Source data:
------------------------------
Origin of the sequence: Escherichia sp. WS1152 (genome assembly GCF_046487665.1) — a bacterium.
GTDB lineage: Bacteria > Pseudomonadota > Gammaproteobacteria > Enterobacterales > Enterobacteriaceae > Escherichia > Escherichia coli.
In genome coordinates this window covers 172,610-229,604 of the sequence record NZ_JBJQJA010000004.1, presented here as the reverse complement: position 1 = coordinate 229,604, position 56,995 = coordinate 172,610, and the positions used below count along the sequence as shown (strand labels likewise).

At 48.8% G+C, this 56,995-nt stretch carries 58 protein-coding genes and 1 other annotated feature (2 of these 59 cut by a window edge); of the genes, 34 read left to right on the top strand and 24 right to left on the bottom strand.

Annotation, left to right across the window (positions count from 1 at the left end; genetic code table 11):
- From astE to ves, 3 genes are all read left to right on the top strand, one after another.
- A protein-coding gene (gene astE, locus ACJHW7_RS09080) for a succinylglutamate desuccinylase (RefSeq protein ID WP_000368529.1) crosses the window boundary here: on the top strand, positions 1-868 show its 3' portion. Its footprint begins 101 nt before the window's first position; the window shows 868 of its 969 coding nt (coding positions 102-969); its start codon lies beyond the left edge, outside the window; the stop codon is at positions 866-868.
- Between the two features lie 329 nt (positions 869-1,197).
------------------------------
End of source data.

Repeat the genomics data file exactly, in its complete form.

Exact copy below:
Origin of the sequence: Escherichia sp. WS1152 (genome assembly GCF_046487665.1) — a bacterium.
GTDB lineage: Bacteria > Pseudomonadota > Gammaproteobacteria > Enterobacterales > Enterobacteriaceae > Escherichia > Escherichia coli.
In genome coordinates this window covers 172,610-229,604 of the sequence record NZ_JBJQJA010000004.1, presented here as the reverse complement: position 1 = coordinate 229,604, position 56,995 = coordinate 172,610, and the positions used below count along the sequence as shown (strand labels likewise).

At 48.8% G+C, this 56,995-nt stretch carries 58 protein-coding genes and 1 other annotated feature (2 of these 59 cut by a window edge); of the genes, 34 read left to right on the top strand and 24 right to left on the bottom strand.

Annotation, left to right across the window (positions count from 1 at the left end; genetic code table 11):
- From astE to ves, 3 genes are all read left to right on the top strand, one after another.
- A protein-coding gene (gene astE, locus ACJHW7_RS09080) for a succinylglutamate desuccinylase (RefSeq protein ID WP_000368529.1) crosses the window boundary here: on the top strand, positions 1-868 show its 3' portion. Its footprint begins 101 nt before the window's first position; the window shows 868 of its 969 coding nt (coding positions 102-969); its start codon lies beyond the left edge, outside the window; the stop codon is at positions 866-868.
- Between the two features lie 329 nt (positions 869-1,197).